The artwork communicates empowerment of people over their health, the progression of learning and knowledge out from the meeting place (NHMRC - bottom left corner), where many people are gathered. In the streams are the sources of nutrition and health - ants, berry bush and fish, as well as stars which symbolise new ideas.
NHMRC is proud to acknowledge Reconciliation Week 2016. We remain committed to reconciliation: building respect, relationships and understanding between Aboriginal and Torres Strait Islander and other Australians to close the gap in health and wellbeing outcomes.
Our vision for reconciliation is to positively influence health inequality between Aboriginal and Torres Strait Islander peoples and other Australians. Many NHMRC-funded researchers are making a valuable contribution towards addressing this health disadvantage that Indigenous Australians face.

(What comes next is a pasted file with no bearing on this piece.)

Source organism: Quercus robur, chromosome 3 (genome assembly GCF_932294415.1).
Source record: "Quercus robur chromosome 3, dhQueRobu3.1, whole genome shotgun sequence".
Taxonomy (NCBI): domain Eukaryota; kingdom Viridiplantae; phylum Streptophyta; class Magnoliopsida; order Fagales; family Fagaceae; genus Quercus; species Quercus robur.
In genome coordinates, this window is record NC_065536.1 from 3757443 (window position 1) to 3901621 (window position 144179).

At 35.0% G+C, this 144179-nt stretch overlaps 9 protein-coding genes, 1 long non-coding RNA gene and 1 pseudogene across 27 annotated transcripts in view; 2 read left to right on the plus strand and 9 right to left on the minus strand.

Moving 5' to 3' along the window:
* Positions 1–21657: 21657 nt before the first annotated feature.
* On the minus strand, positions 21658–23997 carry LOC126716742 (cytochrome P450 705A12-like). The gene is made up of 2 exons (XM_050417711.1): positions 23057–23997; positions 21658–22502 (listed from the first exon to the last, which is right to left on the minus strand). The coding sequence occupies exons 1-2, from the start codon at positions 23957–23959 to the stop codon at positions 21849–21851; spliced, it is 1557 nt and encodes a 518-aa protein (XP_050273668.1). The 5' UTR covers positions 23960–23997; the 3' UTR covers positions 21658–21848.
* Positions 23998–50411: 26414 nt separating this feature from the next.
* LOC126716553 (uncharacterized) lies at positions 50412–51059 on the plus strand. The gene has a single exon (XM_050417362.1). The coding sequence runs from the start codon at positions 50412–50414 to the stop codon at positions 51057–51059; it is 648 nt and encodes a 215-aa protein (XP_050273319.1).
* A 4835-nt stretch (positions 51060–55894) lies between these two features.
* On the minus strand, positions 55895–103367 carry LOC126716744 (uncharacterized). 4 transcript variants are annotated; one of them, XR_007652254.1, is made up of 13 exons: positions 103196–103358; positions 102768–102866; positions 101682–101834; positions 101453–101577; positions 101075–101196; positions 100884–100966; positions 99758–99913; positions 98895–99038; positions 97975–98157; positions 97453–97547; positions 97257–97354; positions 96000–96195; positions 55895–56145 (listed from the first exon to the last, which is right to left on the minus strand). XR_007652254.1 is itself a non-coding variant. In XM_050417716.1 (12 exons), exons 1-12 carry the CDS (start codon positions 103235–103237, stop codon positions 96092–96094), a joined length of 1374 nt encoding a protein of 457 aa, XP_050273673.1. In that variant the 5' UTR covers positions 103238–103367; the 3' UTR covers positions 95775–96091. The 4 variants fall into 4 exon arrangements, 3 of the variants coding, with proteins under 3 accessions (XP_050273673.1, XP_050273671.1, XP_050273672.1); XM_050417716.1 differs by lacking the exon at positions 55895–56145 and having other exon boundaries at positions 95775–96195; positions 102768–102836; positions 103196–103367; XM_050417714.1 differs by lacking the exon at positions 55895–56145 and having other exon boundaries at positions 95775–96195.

We have a long history of working to improve health outcomes for Aboriginal and Torres Strait Islander peoples.
In 2002, NHMRC made a landmark commitment to direct at least five per cent of our research funding to Aboriginal and Torres Strait Islander health. We maintain and exceed this commitment today.
Since 2003, the NHMRC Road Map: a strategic framework for improving Aboriginal and Torres Strait Islander health through research has been NHMRC’s policy framework for Aboriginal and Torres Strait Islander health, ethics and advice. Road Map II was launched in 2010.
In 2016, NHMRC’s Principal Committee Indigenous Caucus is helping us to develop Road Map III to articulate and drive the next stage of our strategy to improve Aboriginal and Torres Strait Islander health through research.
Read the message from NHMRC CEO, Professor Anne Kelso, for Reconciliation Week 2016.